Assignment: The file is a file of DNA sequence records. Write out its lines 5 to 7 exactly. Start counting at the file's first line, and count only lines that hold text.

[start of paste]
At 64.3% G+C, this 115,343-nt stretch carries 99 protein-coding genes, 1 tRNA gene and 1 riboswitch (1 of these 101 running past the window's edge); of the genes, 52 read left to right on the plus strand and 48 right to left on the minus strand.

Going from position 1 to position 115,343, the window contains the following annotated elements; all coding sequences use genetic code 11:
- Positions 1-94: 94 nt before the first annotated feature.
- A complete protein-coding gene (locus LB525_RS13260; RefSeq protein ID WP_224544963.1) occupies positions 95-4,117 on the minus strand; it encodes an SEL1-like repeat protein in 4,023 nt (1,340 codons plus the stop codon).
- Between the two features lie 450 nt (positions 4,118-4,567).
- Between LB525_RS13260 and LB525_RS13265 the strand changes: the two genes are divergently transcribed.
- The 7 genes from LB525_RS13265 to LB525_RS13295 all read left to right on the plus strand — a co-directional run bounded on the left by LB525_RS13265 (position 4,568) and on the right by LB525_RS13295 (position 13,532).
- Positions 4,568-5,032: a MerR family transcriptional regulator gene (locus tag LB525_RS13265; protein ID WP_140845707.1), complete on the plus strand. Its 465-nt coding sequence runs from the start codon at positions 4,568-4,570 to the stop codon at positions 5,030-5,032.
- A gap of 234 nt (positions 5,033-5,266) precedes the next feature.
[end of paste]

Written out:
- Between the two features lie 450 nt (positions 4,118-4,567).
- Between LB525_RS13260 and LB525_RS13265 the strand changes: the two genes are divergently transcribed.
- The 7 genes from LB525_RS13265 to LB525_RS13295 all read left to right on the plus strand — a co-directional run bounded on the left by LB525_RS13265 (position 4,568) and on the right by LB525_RS13295 (position 13,532).